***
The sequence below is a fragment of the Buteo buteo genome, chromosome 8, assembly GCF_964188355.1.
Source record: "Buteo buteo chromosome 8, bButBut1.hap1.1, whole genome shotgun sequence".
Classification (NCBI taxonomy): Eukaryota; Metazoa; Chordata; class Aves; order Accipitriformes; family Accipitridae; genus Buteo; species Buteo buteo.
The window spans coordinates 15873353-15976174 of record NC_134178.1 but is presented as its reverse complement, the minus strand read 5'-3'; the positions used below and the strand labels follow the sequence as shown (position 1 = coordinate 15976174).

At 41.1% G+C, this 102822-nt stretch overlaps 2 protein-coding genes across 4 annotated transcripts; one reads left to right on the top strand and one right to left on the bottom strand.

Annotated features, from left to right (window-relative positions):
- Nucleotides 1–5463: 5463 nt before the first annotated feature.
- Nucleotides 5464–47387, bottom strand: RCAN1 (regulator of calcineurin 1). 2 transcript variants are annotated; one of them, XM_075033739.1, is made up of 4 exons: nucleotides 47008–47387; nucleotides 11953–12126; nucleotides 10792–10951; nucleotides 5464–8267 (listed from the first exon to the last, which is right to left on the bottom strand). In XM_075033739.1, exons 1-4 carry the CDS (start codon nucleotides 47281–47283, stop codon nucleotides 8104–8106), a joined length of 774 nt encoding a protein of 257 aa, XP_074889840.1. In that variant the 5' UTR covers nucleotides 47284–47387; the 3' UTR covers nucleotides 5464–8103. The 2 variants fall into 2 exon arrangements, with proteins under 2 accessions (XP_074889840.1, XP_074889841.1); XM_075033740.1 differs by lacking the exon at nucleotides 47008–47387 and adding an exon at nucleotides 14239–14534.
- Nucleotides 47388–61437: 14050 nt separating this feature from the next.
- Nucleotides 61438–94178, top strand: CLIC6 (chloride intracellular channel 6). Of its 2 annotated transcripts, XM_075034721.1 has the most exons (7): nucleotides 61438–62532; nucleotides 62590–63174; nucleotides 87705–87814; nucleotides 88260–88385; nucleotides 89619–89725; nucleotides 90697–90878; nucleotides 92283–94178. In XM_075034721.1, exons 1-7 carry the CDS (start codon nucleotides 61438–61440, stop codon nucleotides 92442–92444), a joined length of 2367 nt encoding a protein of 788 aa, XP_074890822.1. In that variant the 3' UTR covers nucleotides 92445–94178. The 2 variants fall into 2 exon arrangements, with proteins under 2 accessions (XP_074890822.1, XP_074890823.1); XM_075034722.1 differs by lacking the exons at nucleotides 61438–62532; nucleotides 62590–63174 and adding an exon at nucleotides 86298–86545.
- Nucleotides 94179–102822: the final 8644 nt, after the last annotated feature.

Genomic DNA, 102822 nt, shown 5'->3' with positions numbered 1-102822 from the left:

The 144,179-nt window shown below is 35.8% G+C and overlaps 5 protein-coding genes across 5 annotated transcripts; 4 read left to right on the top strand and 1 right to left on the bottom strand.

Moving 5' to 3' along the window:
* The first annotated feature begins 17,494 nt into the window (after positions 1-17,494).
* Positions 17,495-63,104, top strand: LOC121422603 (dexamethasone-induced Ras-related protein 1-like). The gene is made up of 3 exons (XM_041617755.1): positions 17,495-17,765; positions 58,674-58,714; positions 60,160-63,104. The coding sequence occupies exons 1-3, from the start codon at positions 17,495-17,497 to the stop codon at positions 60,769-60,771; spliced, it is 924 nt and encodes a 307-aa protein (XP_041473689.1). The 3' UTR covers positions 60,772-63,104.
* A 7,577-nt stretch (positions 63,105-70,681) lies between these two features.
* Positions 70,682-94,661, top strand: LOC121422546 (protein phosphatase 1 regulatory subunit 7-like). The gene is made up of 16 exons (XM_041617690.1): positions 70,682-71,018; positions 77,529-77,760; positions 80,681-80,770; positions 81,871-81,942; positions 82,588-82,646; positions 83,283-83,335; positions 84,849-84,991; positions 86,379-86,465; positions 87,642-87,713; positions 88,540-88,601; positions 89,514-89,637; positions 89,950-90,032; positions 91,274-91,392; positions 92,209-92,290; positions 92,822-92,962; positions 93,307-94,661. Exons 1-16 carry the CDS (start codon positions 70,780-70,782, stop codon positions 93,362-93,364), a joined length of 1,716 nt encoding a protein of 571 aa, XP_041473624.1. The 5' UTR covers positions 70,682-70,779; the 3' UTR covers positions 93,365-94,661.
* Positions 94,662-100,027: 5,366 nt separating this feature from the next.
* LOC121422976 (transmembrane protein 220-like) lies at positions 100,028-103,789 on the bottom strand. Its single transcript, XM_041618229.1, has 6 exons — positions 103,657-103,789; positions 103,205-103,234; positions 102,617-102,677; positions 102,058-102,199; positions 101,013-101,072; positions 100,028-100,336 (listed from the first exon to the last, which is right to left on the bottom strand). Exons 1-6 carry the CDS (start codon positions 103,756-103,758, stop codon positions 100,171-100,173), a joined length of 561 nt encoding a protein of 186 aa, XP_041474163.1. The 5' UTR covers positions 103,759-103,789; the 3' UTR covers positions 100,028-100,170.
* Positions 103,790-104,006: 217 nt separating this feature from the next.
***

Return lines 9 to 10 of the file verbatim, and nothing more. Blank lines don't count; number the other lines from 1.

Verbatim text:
- Nucleotides 47388–61437: 14050 nt separating this feature from the next.
- Nucleotides 61438–94178, top strand: CLIC6 (chloride intracellular channel 6). Of its 2 annotated transcripts, XM_075034721.1 has the most exons (7): nucleotides 61438–62532; nucleotides 62590–63174; nucleotides 87705–87814; nucleotides 88260–88385; nucleotides 89619–89725; nucleotides 90697–90878; nucleotides 92283–94178. In XM_075034721.1, exons 1-7 carry the CDS (start codon nucleotides 61438–61440, stop codon nucleotides 92442–92444), a joined length of 2367 nt encoding a protein of 788 aa, XP_074890822.1. In that variant the 3' UTR covers nucleotides 92445–94178. The 2 variants fall into 2 exon arrangements, with proteins under 2 accessions (XP_074890822.1, XP_074890823.1); XM_075034722.1 differs by lacking the exons at nucleotides 61438–62532; nucleotides 62590–63174 and adding an exon at nucleotides 86298–86545.